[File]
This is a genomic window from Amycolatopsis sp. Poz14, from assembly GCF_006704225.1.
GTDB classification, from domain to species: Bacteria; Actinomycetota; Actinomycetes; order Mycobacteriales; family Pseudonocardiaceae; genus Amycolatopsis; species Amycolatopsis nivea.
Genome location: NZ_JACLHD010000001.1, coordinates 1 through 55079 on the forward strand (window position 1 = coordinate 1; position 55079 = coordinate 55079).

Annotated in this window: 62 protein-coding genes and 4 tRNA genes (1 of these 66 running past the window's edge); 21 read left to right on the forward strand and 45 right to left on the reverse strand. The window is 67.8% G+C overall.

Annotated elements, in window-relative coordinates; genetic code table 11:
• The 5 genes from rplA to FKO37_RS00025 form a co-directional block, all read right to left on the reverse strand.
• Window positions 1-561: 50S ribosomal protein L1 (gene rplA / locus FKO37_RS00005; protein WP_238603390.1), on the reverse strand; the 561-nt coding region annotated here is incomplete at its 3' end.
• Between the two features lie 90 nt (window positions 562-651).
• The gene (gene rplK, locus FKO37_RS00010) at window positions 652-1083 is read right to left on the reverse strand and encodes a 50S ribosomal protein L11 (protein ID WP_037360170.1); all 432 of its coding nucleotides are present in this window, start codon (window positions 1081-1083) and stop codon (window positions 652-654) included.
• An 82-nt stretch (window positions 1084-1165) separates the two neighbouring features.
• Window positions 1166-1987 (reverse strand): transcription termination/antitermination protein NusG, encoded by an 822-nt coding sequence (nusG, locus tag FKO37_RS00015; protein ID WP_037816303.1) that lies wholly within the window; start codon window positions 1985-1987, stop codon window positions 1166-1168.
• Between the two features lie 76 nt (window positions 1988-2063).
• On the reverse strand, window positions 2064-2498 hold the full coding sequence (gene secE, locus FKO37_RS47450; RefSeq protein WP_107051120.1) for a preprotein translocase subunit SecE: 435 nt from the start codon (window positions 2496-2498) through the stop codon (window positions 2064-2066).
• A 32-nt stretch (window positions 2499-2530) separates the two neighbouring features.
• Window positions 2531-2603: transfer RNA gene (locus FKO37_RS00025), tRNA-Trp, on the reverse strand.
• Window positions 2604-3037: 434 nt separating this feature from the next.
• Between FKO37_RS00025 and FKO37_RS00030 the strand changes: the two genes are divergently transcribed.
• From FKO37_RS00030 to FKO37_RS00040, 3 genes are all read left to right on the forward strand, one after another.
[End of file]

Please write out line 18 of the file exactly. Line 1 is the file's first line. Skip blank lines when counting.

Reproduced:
• From FKO37_RS00030 to FKO37_RS00040, 3 genes are all read left to right on the forward strand, one after another.